Early voting has started in earnest in many states, marking a dramatic change in how Americans vote and how campaigns are run. Preliminary indications are that more people will cast their ballot prior to Election Day than in any campaign in the nation’s history.
Already, well over ten million people have cast their ballot for this November’s much-anticipated presidential election. This statistic is from just a few states and localities where these early voting numbers are available. In Georgia, for instance, more people have already voted early than voted early in all of the last presidential election.
These early numbers are startling, far outpacing what would be expected at this stage in the election. In the past, early voting starts as a trickle, with the spigot opening as the traditional Election Day approaches. These numbers could portend a higher level of early voting, higher overall turnout, or – most likely – both.
The apparent increase witnessed so far is part of the upward trend in early voting that has swept the country over the past two decades. In 1992, about 7 percent of all voters voted early; by 2004 that number exceeded 20 percent. The increase arises among states that have enacted early voting policies permitting people to vote absentee for any reason, to automatically receive an absentee ballot by mail or to vote at special early voting polling place in a high-traffic location.
Those who vote early have changed over the past 20 years. People who vote by traditional absentee ballot tend to be younger, single and highly educated; essentially students, military and professionals traveling on business.
Today, many people tend to be early voters, though early voters are on average older. This age disparity is consistent with the type of person who is motivated to vote early: a strong partisan who is certain of their vote.
Early voters obviously do not show up to vote on Election Day, which causes problems for exit pollsters stationed outside polling places. In 2004, the media’s national exit poll organization conducted phone surveys of early voters to supplement their Election Day polling. These surveys found that in all states – except Iowa – the early electorate was more Republican than the election day electorate, which is an expected pattern steeped in campaign folklore that a Democrat will win if they evenly split the early vote.
The deviating case of Iowa makes sense. In 2004, the Iowa Democratic Party conducted an intense early vote drive, a move that may have cost John Kerry the state since their Election Day ground game suffered.
We are seeing indications that Barack Obama’s campaign is successfully turning out their supporters in Florida, Georgia and North Carolina, three states that provide demographic breakdowns of early voters. In Florida and North Carolina, registered Democrats outnumber Republicans by two to one among early voters. In Georgia and North Carolina, African-Americans are a much greater share of the early electorate than of the overall 2004 electorate. What makes these numbers all the more impressive is not just their disparity towards Democrats, but that we would normally anticipate Democrats to lag behind Republicans at this stage in the game. Do not expect the well-financed Obama campaign to skimp on their Election Day mobilization efforts, either.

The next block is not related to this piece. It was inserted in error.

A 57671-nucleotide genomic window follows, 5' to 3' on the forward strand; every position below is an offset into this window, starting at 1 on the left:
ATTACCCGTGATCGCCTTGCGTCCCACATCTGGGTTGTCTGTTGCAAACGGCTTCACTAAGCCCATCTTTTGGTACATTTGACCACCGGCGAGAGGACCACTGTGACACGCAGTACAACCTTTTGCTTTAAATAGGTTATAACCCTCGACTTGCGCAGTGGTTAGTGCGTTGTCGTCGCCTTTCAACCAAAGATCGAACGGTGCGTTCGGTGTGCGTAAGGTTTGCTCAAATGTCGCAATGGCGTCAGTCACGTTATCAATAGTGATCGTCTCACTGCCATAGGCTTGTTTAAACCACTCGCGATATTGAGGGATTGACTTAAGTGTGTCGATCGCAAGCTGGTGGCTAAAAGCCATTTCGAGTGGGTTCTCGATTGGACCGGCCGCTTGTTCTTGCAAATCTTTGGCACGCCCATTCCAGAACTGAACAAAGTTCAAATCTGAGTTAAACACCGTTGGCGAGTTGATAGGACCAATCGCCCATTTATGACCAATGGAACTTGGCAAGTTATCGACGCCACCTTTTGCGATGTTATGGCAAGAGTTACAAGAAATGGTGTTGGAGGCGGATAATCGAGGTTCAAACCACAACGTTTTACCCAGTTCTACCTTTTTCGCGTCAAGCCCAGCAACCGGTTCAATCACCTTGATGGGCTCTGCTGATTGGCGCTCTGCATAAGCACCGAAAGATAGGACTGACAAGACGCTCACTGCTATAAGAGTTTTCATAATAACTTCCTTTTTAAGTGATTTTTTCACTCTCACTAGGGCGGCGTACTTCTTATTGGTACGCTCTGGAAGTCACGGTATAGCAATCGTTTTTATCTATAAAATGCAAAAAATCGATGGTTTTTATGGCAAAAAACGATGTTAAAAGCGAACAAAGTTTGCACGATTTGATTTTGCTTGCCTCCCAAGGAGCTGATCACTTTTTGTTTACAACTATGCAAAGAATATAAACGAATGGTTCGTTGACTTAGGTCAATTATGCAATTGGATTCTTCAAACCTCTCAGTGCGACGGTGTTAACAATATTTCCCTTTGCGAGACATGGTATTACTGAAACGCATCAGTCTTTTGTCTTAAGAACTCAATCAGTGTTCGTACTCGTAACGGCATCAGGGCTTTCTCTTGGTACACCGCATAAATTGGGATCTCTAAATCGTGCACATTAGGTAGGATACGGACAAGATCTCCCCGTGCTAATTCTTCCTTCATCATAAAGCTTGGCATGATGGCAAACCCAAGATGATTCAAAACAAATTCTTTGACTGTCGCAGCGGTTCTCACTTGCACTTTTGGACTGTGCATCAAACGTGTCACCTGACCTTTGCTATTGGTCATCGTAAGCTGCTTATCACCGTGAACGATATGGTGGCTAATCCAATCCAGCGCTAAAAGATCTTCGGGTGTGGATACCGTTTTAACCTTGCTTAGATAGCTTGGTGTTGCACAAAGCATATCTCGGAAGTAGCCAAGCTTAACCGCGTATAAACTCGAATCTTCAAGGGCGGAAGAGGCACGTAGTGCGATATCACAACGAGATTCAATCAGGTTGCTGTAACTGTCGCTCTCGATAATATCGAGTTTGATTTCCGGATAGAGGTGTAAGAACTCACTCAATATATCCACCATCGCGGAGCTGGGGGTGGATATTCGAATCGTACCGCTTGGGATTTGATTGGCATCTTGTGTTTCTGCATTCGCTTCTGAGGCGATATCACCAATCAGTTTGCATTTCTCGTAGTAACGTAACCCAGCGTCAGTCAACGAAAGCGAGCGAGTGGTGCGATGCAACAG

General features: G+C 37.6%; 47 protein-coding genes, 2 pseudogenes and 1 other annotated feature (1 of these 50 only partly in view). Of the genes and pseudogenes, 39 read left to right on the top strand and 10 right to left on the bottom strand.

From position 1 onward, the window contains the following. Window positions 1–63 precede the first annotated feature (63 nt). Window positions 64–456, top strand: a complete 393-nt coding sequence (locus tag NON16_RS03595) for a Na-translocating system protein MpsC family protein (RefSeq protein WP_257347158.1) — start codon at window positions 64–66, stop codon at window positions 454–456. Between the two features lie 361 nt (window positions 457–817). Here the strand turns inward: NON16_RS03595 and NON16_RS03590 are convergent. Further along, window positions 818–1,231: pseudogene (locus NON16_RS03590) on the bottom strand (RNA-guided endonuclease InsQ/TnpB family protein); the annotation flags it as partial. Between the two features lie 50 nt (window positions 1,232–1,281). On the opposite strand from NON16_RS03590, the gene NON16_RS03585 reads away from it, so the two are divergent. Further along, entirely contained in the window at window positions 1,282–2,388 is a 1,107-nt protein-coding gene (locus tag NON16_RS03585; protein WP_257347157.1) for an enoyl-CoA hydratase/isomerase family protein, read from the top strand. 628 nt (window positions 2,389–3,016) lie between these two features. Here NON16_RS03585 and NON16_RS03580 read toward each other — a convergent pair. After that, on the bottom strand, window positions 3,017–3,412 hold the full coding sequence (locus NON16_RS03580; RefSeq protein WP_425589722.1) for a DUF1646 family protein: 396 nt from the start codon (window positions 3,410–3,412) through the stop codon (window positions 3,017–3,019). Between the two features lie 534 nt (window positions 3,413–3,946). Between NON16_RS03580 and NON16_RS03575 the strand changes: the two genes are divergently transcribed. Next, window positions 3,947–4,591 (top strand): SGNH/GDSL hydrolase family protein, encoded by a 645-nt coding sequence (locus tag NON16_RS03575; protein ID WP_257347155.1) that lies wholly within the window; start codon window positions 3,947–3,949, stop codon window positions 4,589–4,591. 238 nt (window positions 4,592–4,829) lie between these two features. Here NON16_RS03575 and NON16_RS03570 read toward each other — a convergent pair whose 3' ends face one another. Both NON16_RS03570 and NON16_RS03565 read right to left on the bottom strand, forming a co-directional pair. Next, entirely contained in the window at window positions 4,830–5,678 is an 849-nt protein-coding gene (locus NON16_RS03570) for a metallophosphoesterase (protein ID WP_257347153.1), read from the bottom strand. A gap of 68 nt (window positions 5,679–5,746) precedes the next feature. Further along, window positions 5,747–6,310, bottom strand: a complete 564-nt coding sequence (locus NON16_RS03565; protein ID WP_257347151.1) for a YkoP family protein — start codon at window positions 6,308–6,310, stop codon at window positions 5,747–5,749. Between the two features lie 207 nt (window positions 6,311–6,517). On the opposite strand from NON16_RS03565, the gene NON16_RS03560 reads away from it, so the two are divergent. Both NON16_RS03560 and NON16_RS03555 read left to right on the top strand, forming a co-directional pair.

It is too soon to tell definitively if these early vote numbers represent a coming flood of early voting and Election Day turnout or if these represent pent up demand by enthusiastic Democrats finally able to cast their ballot. But that this question can even be asked is not encouraging for John McCain.
For McCain to win, he needs to turn the election around – now. The presidency is starting to slip from his grasp. Pre-election polling currently indicates Obama will hold all the states won by Kerry in 2004, plus Iowa and New Mexico. Obama wins the Electoral College if he wins Colorado, a state that he has had a small consistent lead in the polls throughout the year. More than 60 percent of Coloradans will cast their ballot early.
If McCain can not change the campaign dynamic, it will soon be too late for him to shift enough votes into his column to win. He may be able to take one of the states currently favoring Obama, but that will be an increasingly difficult task as ballots pile up in high-early vote battleground states like Florida, Iowa, Nevada, New Mexico, North Carolina, Oregon and Washington.
It’s mid-October. Now is the time for an October surprise, before too many people can no longer be surprised.
Michael P. McDonald is an associate professor at George Mason University and a non-resident senior fellow at the Brookings Institution. He calculates national turnout rates for academics and the media and he is co-editor of The Marketplace of Democracy: Electoral Competition in American Politics.